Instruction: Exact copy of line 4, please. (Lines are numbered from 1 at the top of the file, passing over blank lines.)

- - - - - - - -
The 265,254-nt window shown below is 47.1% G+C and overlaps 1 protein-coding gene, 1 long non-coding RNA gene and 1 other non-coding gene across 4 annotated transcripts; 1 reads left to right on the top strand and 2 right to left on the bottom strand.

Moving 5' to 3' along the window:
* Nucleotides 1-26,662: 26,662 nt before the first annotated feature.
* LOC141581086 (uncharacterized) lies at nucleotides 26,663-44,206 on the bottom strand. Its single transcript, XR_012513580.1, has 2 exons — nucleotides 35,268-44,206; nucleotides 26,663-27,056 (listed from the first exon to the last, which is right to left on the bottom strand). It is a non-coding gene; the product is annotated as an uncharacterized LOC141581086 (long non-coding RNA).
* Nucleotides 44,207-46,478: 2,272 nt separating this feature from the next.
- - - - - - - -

* LOC141581086 (uncharacterized) lies at nucleotides 26,663-44,206 on the bottom strand. Its single transcript, XR_012513580.1, has 2 exons — nucleotides 35,268-44,206; nucleotides 26,663-27,056 (listed from the first exon to the last, which is right to left on the bottom strand). It is a non-coding gene; the product is annotated as an uncharacterized LOC141581086 (long non-coding RNA).